Iceland made me.
I was always a traveler. My earliest journey I do not remember—my mother and father driving from LA to Michigan when I was a year old—but I think I remember all of them after that—from St. Louis to Chicago on the train with my grandmother, to visit cousins when I was three, to Grand Rapids around the same time, to visit the other grandparents, down to the Current River in southern Missouri when I was nine and ten, then camp in northern Wisconsin and Vermont when I was eleven, twelve, and thirteen. Always staring out the window of the plane or the train or the back seat of the car, fascinated by the landscape, listening to people around me talk. When I was a senior in high school, my parents let me go to England for two weeks during spring vacation, and that’s where Iceland was planted, right there in those cathedrals and those dialects that my very saintly hosts exposed me to, day after day. After college, there were no jobs, so my first husband and I scraped together three thousand dollars and went to Europe for a year, first working on an archeological dig in Winchester, England, then hitchhiking through France, Italy, Greece, Crete, Yugoslavia, Austria, Switzerland, France again, Denmark, and back to England. He was 6’10”, my mentor and protector. We met other travelers who had been scammed and robbed and frightened. The closest we came to being taken advantage of was in an Italian train station, where we fell asleep on some benches, and my husband woke up just as a man was attempting to steal his shoes from under his head (size sixteen—maybe they were worth something on the black market?). Much more typical was our experience at an outdoor bazaar, where we ponied up the asking price for some item, and the seller took pity on us. He taught us how to bargain, then gave us the item half off. In grad school, my boyfriend and I thought nothing of heading out to Iowa to California, Oregon, Idaho, New York, Martha’s Vineyard, by car or motorcycle.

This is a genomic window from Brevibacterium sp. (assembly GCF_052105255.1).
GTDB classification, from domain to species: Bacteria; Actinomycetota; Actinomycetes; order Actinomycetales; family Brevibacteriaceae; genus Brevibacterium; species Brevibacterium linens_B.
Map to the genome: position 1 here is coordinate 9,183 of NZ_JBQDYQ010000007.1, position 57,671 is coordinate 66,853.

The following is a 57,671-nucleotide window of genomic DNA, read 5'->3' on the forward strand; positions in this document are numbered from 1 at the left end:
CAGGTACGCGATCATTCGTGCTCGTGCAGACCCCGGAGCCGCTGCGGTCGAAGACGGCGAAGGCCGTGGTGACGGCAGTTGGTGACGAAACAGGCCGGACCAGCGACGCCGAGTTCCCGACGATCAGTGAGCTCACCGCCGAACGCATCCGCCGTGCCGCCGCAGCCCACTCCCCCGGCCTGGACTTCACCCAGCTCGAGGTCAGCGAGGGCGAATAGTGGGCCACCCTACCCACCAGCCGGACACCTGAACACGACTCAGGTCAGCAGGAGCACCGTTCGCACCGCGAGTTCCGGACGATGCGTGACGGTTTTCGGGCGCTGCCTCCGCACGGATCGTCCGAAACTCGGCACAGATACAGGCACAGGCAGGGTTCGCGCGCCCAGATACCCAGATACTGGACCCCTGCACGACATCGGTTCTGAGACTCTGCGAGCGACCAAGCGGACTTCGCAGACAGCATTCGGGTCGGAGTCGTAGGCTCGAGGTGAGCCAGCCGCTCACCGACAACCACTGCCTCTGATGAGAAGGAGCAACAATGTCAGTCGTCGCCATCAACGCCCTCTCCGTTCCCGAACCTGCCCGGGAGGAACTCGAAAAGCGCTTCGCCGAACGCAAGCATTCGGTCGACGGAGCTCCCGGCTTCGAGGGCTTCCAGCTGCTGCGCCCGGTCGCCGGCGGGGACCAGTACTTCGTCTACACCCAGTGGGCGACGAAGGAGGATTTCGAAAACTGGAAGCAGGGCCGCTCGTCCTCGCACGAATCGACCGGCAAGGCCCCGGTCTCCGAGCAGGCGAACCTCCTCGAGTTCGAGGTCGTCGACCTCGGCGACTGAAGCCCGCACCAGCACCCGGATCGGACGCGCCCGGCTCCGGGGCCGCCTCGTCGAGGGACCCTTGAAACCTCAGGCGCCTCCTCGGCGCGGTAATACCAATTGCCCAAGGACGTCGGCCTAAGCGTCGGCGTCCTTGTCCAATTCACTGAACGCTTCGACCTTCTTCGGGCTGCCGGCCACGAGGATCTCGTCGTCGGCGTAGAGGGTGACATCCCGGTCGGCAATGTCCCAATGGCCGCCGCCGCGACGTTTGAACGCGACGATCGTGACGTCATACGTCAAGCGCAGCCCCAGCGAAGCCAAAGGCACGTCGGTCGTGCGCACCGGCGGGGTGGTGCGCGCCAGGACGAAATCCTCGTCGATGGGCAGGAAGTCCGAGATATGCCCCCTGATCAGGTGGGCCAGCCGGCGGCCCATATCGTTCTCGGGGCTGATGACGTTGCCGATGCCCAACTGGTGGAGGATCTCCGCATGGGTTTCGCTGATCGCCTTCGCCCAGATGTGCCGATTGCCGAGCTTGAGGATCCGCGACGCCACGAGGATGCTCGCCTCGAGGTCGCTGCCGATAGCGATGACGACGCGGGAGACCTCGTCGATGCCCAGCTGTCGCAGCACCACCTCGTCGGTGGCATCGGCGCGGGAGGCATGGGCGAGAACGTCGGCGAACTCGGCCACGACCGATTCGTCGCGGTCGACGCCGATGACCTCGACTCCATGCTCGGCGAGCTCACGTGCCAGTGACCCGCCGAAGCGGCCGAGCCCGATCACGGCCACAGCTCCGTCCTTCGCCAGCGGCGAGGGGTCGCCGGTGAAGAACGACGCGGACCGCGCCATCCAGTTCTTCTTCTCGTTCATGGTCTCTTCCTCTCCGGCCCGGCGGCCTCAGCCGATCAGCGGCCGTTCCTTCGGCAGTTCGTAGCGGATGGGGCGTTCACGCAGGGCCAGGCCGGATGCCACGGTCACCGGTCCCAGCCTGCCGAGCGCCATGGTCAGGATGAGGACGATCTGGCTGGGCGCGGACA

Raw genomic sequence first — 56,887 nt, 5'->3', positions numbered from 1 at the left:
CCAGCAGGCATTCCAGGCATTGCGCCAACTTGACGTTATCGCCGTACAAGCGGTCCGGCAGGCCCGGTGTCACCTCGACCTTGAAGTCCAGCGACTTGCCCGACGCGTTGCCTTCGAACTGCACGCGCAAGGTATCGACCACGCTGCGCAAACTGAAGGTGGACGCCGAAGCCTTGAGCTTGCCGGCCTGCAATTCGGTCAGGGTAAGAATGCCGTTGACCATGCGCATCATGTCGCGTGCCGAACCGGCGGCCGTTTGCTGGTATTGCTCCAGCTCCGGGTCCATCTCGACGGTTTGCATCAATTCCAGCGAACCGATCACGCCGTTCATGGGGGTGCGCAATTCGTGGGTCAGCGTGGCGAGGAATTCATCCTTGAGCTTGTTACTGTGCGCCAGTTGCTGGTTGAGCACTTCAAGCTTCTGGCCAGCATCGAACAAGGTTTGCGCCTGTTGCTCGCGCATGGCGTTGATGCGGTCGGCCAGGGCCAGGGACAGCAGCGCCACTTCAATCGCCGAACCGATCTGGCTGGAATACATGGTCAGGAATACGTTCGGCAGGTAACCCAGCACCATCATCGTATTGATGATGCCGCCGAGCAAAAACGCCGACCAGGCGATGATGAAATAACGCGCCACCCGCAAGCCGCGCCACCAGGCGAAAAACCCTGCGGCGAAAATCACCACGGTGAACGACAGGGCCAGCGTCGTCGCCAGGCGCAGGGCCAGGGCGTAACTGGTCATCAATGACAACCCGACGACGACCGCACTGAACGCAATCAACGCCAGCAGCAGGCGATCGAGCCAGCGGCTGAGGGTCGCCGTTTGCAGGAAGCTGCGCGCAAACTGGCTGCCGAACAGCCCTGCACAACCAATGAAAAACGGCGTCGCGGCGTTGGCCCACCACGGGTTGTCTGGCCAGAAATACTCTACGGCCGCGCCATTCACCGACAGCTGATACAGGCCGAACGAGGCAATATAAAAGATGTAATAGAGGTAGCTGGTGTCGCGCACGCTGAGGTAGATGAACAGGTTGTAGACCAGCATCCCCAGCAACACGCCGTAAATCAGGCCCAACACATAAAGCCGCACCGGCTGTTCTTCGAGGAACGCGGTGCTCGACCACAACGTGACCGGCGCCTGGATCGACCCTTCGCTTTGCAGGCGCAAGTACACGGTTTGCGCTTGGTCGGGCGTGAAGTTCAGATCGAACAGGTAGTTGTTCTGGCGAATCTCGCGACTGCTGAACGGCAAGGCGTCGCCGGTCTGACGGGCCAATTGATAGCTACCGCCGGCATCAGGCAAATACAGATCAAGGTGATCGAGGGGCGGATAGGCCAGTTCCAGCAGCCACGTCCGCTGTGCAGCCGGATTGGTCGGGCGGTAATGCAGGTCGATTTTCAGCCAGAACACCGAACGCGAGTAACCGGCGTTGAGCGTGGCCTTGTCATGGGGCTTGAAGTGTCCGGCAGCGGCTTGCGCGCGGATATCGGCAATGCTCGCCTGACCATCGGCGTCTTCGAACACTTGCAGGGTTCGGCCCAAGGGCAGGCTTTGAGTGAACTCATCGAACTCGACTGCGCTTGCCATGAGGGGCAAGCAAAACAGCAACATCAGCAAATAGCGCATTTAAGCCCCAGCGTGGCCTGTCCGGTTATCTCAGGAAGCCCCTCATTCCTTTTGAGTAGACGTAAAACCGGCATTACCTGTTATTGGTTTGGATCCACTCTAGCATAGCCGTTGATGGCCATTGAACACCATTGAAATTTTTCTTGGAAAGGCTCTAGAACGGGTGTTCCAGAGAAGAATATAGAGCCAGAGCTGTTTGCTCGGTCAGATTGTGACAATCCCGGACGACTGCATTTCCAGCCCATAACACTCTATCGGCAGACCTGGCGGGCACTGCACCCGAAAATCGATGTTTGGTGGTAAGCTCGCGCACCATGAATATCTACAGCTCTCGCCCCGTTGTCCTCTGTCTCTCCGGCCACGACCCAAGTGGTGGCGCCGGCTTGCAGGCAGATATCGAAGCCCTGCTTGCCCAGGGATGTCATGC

But until I went to Iceland, I had never traveled alone.